We'll be at Readercon this weekend, staying at the hotel in a room under my name. We're getting in on Friday night, time uncertain; we'll be around Saturday day and Sunday day (Saturday night we have family commitments).
Notes on panels below the cut.
Almost-certain panels have red stars.
10:00 ME Shakespearean Voices in the Literature of the Fantastic
Talk (60 min.). Works of fantasy can make unusual narrative demands. Their writers may need to call forth spirits from the vasty deep; or convincingly record a dialogue of dragons; or invent the tongues of angels and of orcs. As a strategy of style, a fantasist may use the language of the past — of Shakespeare's stage — to conjure up a world removed from us, and yet evocative. We know those cadences: they are the language of madness and of vengeance, of courtiers and witches, Puck and Prospero; the language of ghosts. Gilman looks at some uses of Shakespearean language in fantasy, from both a reader's and a writer's perspective.
(I may not be up this early, or capable of listening to Greer Gilman for an hour this early.)
[*] 11:00 F The Beginnings of Stories and the Endings They Promise
Michael A. Burstein (M), John Clute, Debra Doyle, Geary Gravel, China Miéville, Delia Sherman
There are, perhaps, three kinds of beginnings to stories: those that promise no ending, those that promise an ending which is later delivered, and those that promise a different ending than the one provided. Are these, in fact, three fundamentally different types of stories? What are the different types of promises a beginning can make? The first line of Pride and Prejudice ("It is a truth universally acknowledged, that a single man in possession of a good fortune must be in want of a wife") or the last line of the first chapter of The Book of the New Sun ("It was in this fashion that I began the long journey by which I have backed into the throne") make promises about the content of the ending, but many beginnings merely promise the form of the ending ("there will be a twist of some sort").
(This sounds right up my alley.)
2:00 RI Editing Crowley and Delany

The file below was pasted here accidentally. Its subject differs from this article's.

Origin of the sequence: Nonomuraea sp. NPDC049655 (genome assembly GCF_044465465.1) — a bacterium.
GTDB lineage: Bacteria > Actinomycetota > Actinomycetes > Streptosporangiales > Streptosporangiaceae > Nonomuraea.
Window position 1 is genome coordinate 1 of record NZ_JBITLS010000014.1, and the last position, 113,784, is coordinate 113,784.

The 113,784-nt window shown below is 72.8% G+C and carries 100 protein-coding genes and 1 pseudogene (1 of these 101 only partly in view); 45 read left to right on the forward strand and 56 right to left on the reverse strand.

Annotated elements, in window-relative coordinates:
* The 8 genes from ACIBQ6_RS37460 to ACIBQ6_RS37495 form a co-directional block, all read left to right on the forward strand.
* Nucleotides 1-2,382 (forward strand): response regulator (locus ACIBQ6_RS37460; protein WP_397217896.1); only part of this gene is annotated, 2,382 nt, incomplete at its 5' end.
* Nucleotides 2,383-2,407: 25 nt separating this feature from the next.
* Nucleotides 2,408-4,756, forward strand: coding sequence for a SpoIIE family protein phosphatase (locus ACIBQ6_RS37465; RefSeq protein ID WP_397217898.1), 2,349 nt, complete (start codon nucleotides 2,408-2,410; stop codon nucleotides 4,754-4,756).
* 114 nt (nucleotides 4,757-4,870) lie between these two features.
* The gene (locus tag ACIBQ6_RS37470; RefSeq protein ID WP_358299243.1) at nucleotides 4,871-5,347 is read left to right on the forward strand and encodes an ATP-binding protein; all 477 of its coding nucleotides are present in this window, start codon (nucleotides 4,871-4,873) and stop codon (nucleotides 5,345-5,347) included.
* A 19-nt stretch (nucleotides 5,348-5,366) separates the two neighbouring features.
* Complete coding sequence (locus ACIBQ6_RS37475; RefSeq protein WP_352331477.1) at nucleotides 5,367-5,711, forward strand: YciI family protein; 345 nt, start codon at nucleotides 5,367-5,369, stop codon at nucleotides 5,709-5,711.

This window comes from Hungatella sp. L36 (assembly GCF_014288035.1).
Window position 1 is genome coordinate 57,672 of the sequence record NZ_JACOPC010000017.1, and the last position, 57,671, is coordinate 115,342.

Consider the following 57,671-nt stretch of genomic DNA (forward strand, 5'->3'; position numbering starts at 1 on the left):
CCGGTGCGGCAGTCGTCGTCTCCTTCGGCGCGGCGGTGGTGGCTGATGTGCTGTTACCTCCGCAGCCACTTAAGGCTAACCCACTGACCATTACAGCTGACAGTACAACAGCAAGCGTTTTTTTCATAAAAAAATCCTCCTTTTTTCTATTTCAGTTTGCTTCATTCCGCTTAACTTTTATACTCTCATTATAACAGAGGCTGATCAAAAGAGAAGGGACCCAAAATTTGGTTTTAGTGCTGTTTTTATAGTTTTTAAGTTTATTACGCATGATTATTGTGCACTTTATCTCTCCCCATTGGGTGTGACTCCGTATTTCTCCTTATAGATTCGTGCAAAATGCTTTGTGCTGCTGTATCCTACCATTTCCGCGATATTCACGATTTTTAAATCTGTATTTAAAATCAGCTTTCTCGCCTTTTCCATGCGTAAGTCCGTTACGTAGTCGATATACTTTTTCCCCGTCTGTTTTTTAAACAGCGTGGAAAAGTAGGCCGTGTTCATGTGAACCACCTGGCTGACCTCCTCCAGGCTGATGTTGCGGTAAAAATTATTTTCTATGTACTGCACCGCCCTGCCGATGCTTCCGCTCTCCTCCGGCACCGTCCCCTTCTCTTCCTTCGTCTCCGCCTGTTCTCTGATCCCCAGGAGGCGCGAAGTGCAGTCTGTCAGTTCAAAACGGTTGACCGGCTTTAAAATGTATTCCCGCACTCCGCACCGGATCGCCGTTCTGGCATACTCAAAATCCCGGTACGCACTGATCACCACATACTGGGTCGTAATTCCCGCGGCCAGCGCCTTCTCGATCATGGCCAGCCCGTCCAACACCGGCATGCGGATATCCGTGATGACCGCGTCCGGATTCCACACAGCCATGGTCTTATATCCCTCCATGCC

Talk/Discussion (60 min.). What's it like to edit the old-fashioned way, engaging with an author's work in the most intimate manner, burying it in red ink if/as needed, providing everything from macro- to microscopic feedback? Drummond has had long-term editorial relationships with Delany and Crowley, ones more extensive than commercial publishers are generally willing to pay for.
(The problem is that the only thing I've read of these authors is Little, Big. I know, I'm a cretin.)
3:00 H I Never Metafiction I Didn't Like
John Crowley, Ron Drummond (+M), Scott Edelman, Barry N. Malzberg, Rachel Pollack
There's a lot to say about the nature and enterprise of writing and reading fiction, and a long tradition of saying it within the text of fiction itself. One need look no further than the works of Jorge Luis Borges to find a surprisingly broad range of approaches and techniques for doing so (although there are certainly other role models). Our authors talk about their motivations for writing metafiction and for choosing their specific devices.
(Another panel I'm not sure I have the background for.)
10:00 H The Garden of Forking Borges Translations
Eric M. Van (M), Evelyn C. Leeper, Charles Oberndorf, Jean-Louis Trudel
Is the best translation always the most faithful? Our panelists have a sufficient reading knowledge of Spanish and will compare the different Helen Temple and Ruthven Todd (from Ficciones), Donald A. Yates (from Labyrinths), and Andrew Hurley (from Collected Fictions) translations of the final paragraph of Borges' classic "The Garden of Forking Paths" (attendees can follow along with a handout). Which do they prefer? Which is more literal? Which is more faithful, and is that the same thing? What can we learn about the nature of translation?
(Sounds fascinating, but will I be awake?)
[*] 12:00 ME A Theory of Narrative Aesthetics Informed by Cognitive Science
Eric M. Van (+M) with discussion from R. Scott Bakker, John Clute, John Crowley, Glenn Grant, John Langan, Charles Oberndorf Talk/Discussion (60 min.).
What brain mechanisms (and evolutionary rationales) underlie the fundamental narrative elements of plot, character, and style? Which narrative element seems to be more fundamental than generally recognized, when looked at from this perspective? How can the deep meaning of a narrative work be rigorously conceptualized in terms of information storage in the brain? On how many simultaneous levels do we process a story as we try to fully understand it? Van offers up the beginnings of a theory of narrative aesthetics informed by cognitive science, with feedback at every stage from the audience.
(This could either be really annoying or really interesting. I will report back as to which.)
[*] 2:00 F My Secret (or Not-So-Secret) Story Structure.
Michael A. Burstein (M), John Crowley, Thomas M. Disch, Greer Gilman, Pamela Zoline
There's a small group of novels with overt organizing structures, like Thomas M. Disch's 334, John Brunner's The Squares of the City, John Crowley's AEgypt, and (most famously outside the genre) Ulysses. We suspect that this is the tip of the iceberg and that authors routinely invent covert structures as a natural part of the creative process. (Of course, one reader's covert structure is another's overt, and vice versa, so that all such structures are worth talking about together.) It's time to 'fess up and trade notes.
(Partner to the beginning-and-ending panel. Which also has Burstein moderating, I see.)